The Characters

The Characters

He was way past his prime, the years having caught up to him. He walked with a distinct limp, his left foot akimbo to both legs and his right foot. His hair was peppery white and he crouched over, his stocky frame making him appear to be like a large medicine ball with legs and arms. His favorite hangout was a competitor’s pub down the street where he would sip ‘special coffees’ all day long until summoned. Whenever he would show up he always carried an oversized pipe wrench, as old as he was or even older. He had an edge about him, not giving a damn about what was going on in the world around him, and he liked it that way. He was the go-to maintenance guy for our ‘unique’ set of problems, and the other pubs/hotels in the downtown core felt the same way as well.

She manned the bar and I place emphasis on the use of gender terminology for she would, and did, easily go toe-to-toe and eye-to-eye with any foul-mouthed intoxicated male who should have been cut off a couple of hours earlier. Without blinking an eye she would come out from behind the bar and remove said male from the premises like she was throwing out Kleenex. Then she would march back in and with a stare-down that would make Clint Eastwood hesitate she would challenge the room before returning to her roost behind the bar.

Then there was the barmaid’s equal – the bosses daughter who ran the kitchen and banquet facilities like she knew what the hell she was doing, although most of what she knew came from reading a housekeeping magazine or attending another snub your nose high in the sky event for the rich and not so famous. Consequently, we were serving panini sandwiches when most patrons just called it a grilled cheese. Her form of managing people was through the use of yelling, screaming, and demeaning antics, designed to intimidate, humiliate, and segregate. Consequently, the staff all had various psycho semantic symptoms.

Her husband, on the other hand, was literally half the size as her and as timid as a garlic-flavored pickle. Together, they both owned and operated a local butcher’s shop slash mini-grocery store just down a couple of blocks from this hotel. He spent most of his time there and she spent most of her time away from him, sitting in the pub, talking shit with the rest of the patrons until called upon to yell at someone new in the kitchen. When their business didn’t do so well, he headed north to work on the oil rigs and they both seemed to enjoy the break from each other. One of those times away, he found Jesus and came back a changed man, much to her frustration. Jesus didn’t seem to bring new life to their marriage and eventually it crumbled apart.

Interestingly enough this woman was the daughter of the wife who co-owned the business with her husband, however he was not her father. The owners were both working on their second marriages, the first one for her not working out so good. The daughter was proof of that fact. Ironically, perhaps, the daughter also had a daughter from a previous relationship, who ran around like she owned the place, and enjoyed taking off, chasing the parties and the who’s who in the larger cities in the area. When the money dried up and mom was tired of bailing her out, the owner allowed her granddaughter to work in the restaurant, bringing her natural charm into the mix.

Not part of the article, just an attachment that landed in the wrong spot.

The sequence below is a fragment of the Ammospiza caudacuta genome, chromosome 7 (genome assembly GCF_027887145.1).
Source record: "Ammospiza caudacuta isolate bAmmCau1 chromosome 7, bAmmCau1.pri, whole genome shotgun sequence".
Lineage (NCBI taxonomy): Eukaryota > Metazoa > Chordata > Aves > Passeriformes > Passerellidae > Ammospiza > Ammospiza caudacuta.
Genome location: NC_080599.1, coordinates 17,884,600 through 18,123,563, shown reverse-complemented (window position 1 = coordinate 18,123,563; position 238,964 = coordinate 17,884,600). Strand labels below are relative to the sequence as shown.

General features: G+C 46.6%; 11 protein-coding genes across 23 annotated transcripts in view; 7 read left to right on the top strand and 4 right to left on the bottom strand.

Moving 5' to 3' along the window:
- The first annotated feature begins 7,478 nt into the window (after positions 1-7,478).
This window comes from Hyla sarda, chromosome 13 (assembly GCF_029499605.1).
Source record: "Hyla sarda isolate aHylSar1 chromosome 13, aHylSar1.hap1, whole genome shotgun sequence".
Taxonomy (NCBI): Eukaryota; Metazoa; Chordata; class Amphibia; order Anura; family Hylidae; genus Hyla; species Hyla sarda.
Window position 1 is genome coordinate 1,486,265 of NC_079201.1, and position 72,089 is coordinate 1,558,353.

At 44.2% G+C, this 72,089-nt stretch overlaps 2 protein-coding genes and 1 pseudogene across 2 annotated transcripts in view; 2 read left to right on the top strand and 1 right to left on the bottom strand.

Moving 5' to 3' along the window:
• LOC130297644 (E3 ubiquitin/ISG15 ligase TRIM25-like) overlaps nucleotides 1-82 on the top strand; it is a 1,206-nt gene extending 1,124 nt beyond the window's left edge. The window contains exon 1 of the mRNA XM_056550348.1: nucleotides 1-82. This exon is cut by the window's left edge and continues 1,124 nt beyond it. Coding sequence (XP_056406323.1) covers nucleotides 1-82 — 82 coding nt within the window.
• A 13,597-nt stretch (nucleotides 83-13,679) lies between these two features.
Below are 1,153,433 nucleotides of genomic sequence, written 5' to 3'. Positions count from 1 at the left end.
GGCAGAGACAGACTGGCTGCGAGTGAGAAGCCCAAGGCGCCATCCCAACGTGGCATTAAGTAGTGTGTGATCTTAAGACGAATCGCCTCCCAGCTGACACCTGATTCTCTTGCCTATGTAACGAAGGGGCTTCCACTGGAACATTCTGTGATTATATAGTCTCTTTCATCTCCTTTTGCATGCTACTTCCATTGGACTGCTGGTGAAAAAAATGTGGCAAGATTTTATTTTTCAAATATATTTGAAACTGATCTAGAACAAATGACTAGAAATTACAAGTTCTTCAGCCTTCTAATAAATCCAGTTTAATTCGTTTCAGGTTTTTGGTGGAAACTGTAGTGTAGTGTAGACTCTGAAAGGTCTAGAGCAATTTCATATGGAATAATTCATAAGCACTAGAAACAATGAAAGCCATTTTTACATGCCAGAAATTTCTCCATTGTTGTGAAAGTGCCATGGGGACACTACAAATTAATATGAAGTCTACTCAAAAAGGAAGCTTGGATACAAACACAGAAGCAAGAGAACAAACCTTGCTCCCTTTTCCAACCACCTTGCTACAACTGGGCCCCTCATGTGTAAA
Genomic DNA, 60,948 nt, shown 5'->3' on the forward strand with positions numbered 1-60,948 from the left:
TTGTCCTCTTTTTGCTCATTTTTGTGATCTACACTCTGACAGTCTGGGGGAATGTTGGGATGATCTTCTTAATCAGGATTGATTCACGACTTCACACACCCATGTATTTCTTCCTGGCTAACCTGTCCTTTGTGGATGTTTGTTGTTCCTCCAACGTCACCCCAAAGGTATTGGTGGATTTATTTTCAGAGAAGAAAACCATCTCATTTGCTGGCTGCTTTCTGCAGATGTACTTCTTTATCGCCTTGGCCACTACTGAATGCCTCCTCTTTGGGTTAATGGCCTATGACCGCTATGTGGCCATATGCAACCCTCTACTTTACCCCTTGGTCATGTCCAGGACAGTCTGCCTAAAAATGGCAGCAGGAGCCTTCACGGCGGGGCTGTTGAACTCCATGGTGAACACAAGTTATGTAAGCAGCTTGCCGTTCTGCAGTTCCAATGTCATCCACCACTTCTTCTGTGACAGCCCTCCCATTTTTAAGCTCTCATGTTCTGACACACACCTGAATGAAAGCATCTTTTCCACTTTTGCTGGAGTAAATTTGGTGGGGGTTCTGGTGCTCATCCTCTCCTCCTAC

Then there were the owners. A husband and wife team who had been together for quite awhile, remarkably as I discovered but it seemed it was a mutually beneficial arrangement. He had spent his career as a pharmacist and I forgot what she had done but together they had amassed enough of a nest egg that they no longer needed to work. Instead, he got bored out in the eastern part of Canada and went online looking for something to do. He found this hotel for sale and thought that was a brilliant idea that would keep him busy, keep his investment secure, and allow him to play some more golf.

He couldn’t of been more wrong.

In the end, their decision kept the slot machines busy in the area, and a fresh supply of wines in the pub, only enjoyed by her while he sampled the many beers in both his pub and his cold beer and wine store, where he opted to spend the majority of his time. They both did not want to be there, perhaps even the day after they first bought the place but most definitely now, when forced to take it back over from the person they had hoped had bought it but instead scammed them out of more than one hundred thousand dollars.

When I sat down to talk with this couple I found myself drawn to them. I liked them. I liked their quirkiness. I felt sorry for them and I wanted to help them out. We talked about and agreed on a weekly salary. We then talked about what they needed me to do.

They weren’t sure.

So, we started with the most pressing issue. They were being audited for both the provincial sales tax and national sales tax, and in particular how that related to their liquor sales. An audit meant that instead of just focusing on the last six months of when this scam artist had the business and refused to pay these sorts of things – they were going back the maximum five years. Turns out, paperwork and administration was not really their strong point. They had the receipts but they were stored loosely in empty liquor boxes down in the crawl space by the massive steam boilers.

And so this is where I began. Day one.


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